Jaclyn Friedman at the American Prospect has written an excellent piece on the expansion of the role of first ladies and would-be first ladies in campaigns. Friedman argues that the image that campaigns cultivate of the ever-supportive wife who has no existence outside of her family-life hurts basically everyone but the candidates themselves. It hurts women by being an obvious setback for feminism. It hurts voters, because it creates a distraction from the relevant policy issues. And, as Friedman astutely observes, it creates a paradigm for presidential campaigns that excludes female candidates, as well as anyone who doesn't conform to the heterosexual ideal that's implicit in both the Romney and Obama family tableaus. It's hard enough to imagine a first gentleman, much less an unmarried, childless, or even a queer candidate.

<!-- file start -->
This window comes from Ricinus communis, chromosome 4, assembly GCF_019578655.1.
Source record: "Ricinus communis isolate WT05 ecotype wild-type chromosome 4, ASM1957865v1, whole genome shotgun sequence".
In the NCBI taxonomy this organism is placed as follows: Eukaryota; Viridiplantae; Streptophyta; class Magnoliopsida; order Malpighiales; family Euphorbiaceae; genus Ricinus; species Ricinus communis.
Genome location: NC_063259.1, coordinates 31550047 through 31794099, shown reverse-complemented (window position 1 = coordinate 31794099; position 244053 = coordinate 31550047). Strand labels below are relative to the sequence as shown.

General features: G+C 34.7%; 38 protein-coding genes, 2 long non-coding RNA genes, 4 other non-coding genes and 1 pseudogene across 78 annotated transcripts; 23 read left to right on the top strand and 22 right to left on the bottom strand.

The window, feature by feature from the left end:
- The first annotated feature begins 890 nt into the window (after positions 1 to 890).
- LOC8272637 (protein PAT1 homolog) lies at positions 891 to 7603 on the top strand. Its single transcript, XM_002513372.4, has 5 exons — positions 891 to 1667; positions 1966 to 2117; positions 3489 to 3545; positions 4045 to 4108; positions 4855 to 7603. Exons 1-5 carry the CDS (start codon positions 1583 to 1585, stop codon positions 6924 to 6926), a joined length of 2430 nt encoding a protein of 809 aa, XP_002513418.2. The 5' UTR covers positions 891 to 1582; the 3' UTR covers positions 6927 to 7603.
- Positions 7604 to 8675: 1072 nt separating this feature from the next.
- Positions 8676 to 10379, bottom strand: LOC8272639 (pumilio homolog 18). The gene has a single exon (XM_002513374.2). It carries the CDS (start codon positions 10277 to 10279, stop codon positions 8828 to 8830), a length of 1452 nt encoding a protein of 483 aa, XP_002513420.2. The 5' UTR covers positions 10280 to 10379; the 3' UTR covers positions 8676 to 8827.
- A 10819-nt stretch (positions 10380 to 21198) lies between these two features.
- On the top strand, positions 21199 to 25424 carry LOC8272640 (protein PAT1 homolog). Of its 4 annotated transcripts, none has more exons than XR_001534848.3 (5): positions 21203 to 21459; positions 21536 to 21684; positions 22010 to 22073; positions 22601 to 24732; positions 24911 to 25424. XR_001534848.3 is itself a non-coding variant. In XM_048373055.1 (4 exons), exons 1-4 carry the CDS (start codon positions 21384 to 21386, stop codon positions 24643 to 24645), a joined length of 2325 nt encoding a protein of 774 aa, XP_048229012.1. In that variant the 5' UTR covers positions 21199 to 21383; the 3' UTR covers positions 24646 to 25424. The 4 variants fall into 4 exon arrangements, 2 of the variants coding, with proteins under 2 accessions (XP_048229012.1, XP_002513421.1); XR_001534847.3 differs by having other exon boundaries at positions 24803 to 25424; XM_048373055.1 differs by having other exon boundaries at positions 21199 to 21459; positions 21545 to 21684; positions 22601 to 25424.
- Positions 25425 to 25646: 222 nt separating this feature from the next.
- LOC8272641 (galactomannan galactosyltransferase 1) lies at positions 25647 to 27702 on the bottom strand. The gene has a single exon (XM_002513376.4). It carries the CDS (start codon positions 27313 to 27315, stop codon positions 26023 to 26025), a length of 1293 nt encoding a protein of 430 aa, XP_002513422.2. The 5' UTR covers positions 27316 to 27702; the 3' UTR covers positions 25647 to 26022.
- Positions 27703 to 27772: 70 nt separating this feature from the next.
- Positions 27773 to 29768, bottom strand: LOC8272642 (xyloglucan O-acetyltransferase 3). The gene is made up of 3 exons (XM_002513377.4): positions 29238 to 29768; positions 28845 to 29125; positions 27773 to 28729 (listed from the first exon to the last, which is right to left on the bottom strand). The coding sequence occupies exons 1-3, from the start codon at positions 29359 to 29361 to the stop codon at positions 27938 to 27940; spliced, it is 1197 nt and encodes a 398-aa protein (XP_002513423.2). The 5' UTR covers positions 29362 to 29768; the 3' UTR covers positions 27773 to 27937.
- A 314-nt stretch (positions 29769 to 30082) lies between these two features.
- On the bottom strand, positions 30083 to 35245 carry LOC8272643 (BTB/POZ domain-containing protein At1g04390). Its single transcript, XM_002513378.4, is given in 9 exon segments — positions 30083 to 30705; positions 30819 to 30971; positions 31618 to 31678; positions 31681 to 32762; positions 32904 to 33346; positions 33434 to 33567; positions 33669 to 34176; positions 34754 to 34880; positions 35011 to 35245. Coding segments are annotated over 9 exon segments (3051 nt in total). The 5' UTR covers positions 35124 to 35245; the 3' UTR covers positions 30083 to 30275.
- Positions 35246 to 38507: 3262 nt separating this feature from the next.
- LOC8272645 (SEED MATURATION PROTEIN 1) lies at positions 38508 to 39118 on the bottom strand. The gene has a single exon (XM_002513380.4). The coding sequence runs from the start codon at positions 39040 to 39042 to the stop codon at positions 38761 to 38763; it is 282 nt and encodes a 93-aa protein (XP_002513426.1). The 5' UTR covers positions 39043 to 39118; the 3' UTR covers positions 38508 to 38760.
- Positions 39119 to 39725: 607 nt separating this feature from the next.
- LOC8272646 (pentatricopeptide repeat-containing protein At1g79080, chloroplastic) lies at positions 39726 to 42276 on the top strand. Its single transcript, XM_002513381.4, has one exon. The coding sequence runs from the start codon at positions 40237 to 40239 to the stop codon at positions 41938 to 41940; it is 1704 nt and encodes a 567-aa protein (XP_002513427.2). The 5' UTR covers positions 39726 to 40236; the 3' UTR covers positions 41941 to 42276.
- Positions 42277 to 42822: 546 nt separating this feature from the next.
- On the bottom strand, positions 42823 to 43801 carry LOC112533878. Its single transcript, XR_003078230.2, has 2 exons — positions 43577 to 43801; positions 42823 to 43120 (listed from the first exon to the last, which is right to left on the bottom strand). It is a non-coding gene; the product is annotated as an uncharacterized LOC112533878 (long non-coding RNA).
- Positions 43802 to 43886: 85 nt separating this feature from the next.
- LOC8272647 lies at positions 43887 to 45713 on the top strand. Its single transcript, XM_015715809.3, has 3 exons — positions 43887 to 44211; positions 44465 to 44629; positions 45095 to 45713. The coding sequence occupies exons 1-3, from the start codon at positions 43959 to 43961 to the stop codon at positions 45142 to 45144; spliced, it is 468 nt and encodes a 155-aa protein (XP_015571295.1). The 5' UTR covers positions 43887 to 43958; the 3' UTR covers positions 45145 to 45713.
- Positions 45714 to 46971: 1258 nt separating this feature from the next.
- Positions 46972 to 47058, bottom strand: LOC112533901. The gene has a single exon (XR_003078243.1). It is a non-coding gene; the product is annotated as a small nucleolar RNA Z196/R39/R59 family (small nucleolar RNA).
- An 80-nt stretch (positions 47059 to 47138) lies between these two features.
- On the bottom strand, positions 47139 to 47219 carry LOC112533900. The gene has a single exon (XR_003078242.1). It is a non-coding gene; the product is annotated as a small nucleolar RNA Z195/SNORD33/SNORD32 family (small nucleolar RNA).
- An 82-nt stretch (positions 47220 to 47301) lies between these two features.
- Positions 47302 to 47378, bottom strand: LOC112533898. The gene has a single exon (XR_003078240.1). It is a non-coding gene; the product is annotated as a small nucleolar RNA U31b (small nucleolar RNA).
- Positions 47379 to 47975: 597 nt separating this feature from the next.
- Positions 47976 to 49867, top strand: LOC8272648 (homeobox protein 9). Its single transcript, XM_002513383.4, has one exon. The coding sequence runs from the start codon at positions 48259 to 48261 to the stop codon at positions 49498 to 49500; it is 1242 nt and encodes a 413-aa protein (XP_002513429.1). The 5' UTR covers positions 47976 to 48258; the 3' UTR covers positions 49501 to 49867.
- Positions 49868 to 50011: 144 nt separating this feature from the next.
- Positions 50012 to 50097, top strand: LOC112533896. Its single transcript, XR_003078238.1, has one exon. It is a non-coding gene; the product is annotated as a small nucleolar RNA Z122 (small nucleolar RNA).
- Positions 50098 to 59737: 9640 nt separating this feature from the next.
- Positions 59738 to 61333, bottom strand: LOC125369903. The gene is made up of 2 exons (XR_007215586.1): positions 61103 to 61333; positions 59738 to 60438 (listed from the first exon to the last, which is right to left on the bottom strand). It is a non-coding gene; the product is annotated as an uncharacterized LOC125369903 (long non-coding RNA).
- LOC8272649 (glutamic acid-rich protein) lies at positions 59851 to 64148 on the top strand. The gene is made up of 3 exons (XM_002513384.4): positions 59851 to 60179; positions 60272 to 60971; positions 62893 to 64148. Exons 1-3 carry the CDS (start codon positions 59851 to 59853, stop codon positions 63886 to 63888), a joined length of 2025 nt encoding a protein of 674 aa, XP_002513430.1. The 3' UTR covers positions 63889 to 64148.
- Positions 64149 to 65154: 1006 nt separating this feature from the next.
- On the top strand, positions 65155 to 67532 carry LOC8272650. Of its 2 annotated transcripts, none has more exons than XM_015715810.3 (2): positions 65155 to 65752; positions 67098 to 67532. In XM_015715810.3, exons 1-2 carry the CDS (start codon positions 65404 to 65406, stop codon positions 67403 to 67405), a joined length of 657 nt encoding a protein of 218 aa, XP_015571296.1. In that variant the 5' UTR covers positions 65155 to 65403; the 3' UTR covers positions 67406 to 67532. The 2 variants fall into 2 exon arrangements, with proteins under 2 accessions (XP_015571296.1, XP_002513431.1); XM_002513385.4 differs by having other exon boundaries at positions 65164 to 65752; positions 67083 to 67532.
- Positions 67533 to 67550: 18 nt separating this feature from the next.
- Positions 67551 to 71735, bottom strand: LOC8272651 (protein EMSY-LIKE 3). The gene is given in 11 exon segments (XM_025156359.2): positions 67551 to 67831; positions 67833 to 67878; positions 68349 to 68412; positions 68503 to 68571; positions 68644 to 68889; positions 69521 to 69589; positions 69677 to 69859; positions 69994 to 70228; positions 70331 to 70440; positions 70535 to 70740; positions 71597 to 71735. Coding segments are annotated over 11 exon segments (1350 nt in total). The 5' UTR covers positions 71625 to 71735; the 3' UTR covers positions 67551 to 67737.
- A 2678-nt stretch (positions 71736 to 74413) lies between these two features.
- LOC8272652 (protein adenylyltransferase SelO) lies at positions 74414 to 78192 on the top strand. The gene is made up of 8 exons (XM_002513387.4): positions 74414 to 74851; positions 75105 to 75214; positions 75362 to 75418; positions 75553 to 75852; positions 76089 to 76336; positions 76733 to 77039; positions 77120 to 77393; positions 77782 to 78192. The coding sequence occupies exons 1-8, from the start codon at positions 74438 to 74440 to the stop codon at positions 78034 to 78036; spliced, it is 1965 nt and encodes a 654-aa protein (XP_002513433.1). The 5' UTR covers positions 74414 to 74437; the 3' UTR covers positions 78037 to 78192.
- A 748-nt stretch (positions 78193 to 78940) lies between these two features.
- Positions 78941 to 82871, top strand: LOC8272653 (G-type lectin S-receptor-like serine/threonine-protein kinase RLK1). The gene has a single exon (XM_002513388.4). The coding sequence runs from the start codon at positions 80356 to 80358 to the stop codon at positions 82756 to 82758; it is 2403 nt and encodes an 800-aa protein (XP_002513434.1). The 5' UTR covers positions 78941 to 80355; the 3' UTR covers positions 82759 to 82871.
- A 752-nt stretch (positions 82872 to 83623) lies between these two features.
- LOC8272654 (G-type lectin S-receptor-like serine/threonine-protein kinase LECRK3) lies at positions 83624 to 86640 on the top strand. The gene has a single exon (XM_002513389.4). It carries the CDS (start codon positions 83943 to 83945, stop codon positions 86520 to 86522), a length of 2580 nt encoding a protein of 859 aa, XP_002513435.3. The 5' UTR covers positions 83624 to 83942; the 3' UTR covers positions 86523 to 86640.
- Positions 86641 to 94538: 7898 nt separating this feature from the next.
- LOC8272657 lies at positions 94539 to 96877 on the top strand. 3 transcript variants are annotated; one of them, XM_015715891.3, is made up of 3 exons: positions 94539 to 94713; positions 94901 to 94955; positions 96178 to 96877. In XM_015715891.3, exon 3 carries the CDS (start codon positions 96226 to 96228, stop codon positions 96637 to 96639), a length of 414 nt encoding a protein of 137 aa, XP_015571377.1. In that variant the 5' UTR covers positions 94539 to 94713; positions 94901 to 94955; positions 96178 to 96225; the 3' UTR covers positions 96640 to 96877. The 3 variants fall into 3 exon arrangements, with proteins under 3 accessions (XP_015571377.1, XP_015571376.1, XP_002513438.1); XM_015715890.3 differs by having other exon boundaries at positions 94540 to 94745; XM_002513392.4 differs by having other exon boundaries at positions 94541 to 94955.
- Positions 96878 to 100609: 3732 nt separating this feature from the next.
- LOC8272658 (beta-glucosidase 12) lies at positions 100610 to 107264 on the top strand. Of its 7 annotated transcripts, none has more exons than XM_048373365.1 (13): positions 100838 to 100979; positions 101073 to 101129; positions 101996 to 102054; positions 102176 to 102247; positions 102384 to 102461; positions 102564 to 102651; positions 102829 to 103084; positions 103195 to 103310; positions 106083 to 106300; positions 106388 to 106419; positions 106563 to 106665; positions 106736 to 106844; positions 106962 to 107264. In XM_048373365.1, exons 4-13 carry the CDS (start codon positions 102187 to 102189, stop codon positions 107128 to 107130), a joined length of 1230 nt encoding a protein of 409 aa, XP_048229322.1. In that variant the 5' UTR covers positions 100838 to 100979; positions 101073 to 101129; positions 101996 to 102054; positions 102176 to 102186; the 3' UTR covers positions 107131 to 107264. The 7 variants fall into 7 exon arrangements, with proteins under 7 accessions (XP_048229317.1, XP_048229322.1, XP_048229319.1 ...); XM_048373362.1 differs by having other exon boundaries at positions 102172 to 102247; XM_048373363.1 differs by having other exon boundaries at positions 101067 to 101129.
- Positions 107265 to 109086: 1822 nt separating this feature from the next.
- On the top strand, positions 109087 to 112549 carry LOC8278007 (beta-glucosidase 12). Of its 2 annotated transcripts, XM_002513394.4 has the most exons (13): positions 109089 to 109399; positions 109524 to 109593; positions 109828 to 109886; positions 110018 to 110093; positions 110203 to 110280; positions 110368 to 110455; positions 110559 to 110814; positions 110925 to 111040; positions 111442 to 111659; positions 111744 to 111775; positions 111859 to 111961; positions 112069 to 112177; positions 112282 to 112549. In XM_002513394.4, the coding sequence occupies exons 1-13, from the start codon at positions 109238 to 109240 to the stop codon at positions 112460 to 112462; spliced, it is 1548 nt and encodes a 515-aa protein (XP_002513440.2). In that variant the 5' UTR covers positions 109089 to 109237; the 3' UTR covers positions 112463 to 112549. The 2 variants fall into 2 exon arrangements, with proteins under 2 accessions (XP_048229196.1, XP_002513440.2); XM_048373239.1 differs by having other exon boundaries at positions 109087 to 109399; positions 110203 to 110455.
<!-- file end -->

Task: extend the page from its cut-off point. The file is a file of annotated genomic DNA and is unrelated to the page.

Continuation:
All very good points, but I still think there's something valuable in the first-lady contest. As Friedman notes, the sizing up of presidential candidates' wives is a national referendum in the ongoing culture war to define American womanhood. While that creates serious problems for feminists, it's also an opportunity, because it gives us so much information. The spectacle of the battle of the first ladies gives us a chance to gauge how Americans actually feel about the idea of womanhood, and what ideals they find attractive and which ones they're leaving behind. If we want to change how Americans view women, we need to know where they're at right now, and the fact that cookie-baking still matters to a lot of people is information we should have.